The Dangers of Undercoding

Author: Jim Tudor, PCA, CPC, Director of Coding & Billing Compliance

Jun 3, 2021 | Audit, Coding Compliance

The innumerable horror stories related to payer audits have given rise to a new trend of undercoding, by intent! Many providers would rather be safe than sorry, all in the name of keeping their good names off the radar. However, undercoding can backfire, resulting in negative ramifications that can, and should be avoided at all costs.

To preface the discussion, the golden rule of coding is, and always will be, to code to the highest specificity. The payers don’t want you to lowball – they want the most accurate code which reflects the service performed. Without that, they cannot effectively rate policies, understand the risk burden, accurately set premiums, etc. 

An undercoding error is still an error, and it will be graded as such in the event of an audit. That’s important because an unacceptable error rate will keep you on the radar, even if it’s due to undercoding. A high error rate can give rise to prepayment audits resulting in your having to send the chart notes in before getting paid. This can be a considerable burden and expense to your practice. And, if that error rate doesn’t improve, it could trigger a larger scale audit or investigation into your practices’ billing policies and procedures. From there, who knows.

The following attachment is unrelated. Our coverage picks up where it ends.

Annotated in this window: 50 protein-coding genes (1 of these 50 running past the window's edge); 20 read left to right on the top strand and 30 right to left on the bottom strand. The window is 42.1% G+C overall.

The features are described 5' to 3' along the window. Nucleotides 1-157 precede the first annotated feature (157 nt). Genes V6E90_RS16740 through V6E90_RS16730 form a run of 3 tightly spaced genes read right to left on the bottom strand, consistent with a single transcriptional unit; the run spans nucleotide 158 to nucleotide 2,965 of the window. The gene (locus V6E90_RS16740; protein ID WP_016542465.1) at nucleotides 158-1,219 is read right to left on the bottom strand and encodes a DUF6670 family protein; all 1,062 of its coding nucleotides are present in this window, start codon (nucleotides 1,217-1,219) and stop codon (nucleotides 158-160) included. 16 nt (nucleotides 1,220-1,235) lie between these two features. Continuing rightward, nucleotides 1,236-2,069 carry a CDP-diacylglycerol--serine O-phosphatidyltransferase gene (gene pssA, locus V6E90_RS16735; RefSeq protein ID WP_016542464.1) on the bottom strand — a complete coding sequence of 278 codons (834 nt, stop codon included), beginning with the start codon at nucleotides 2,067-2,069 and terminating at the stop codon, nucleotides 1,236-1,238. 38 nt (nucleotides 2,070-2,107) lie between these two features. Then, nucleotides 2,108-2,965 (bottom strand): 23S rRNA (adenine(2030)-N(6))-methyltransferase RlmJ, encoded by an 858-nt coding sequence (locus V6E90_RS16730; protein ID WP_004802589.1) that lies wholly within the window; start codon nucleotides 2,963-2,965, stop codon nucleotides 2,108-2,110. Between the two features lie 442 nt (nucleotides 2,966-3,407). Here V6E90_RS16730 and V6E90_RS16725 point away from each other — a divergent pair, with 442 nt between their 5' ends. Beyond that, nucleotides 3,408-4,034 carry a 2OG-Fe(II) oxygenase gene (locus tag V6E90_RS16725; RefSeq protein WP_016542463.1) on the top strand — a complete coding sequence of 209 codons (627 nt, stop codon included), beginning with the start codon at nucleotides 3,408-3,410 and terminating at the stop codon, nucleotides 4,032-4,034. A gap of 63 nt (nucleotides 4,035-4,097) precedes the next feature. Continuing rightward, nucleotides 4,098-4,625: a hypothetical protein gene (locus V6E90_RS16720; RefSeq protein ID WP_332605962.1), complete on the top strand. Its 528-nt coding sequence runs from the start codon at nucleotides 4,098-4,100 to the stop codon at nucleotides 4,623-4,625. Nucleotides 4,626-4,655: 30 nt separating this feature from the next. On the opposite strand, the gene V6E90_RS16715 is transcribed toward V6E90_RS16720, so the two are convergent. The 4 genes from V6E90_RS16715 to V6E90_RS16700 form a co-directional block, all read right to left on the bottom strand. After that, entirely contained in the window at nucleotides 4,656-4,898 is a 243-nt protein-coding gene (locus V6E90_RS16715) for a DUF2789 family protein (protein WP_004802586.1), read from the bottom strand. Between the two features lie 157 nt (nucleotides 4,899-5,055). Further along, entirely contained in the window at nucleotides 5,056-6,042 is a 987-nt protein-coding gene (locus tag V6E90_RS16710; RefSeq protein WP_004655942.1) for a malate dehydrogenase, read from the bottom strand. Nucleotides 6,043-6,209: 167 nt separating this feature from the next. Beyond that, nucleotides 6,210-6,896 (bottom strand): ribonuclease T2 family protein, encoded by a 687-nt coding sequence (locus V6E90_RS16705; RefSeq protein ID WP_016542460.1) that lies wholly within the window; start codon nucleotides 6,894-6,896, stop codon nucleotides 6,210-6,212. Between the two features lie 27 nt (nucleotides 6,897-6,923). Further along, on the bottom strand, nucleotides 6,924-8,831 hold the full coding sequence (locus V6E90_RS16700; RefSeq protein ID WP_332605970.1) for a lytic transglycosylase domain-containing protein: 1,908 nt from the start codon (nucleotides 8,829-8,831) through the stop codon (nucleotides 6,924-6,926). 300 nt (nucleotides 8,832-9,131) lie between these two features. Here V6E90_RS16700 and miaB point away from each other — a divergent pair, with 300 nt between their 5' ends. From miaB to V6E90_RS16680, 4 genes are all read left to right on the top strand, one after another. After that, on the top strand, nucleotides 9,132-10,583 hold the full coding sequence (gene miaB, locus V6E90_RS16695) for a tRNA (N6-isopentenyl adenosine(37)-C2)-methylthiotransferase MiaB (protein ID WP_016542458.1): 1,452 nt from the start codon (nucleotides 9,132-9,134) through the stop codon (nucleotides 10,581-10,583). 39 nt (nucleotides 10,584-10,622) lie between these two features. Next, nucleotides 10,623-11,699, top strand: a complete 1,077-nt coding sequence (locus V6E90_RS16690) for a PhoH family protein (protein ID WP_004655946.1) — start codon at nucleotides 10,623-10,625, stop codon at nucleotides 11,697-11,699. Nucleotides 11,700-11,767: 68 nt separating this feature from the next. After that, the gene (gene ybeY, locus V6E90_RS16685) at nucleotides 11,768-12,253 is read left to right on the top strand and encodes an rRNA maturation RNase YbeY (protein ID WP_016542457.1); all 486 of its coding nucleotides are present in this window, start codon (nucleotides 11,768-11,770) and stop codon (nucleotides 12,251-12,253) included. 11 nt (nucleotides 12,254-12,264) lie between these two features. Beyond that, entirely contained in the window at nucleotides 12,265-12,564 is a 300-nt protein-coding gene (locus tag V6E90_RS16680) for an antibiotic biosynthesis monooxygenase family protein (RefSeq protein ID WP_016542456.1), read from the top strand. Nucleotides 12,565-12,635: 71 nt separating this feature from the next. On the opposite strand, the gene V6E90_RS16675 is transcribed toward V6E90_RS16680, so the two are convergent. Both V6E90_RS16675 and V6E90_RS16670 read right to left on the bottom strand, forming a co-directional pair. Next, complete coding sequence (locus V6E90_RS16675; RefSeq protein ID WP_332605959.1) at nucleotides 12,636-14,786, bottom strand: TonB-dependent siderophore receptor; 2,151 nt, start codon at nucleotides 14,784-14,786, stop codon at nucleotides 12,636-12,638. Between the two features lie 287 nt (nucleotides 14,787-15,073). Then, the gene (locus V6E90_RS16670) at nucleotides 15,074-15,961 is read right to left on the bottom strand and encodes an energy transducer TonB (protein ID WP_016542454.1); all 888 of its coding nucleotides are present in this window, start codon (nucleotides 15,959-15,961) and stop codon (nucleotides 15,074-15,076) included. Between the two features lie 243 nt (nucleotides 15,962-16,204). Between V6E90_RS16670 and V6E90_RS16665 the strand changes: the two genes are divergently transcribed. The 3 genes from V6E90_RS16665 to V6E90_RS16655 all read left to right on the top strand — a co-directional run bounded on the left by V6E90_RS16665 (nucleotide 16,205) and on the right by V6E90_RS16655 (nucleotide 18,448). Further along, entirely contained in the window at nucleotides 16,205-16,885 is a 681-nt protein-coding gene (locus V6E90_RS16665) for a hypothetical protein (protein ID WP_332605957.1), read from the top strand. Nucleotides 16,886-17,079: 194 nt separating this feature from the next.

Plus, it’s worth reiterating the adage that too much of anything is bad. Audits are often triggered by aberrant billing distribution patterns by CPT code. If you submit an abnormal number of claims with lower-level codes it is, in effect, no better than generating an abnormal volume of high-level codes. It implies that something is not right because you are outside the norm. This leads to the audits, which open the floodgates.

Finally, undercoding obscures the true cost of doing business. If you intentionally bill a lower valued procedure code because the most accurate procedure code is problematic in getting paid, the net result is essentially a misrepresentation of your fees. You’re saying: the $3,000 procedure you should have billed for is only worth $2,000. That’s not the same as waiving co-payments and deductibles, but the analogy isn’t far off.

All these are among the many reasons everyone must have a system of checks and balances, best applied by billing professionals or coders who understand all the nuances, and who will help you bill accurately for the work you do.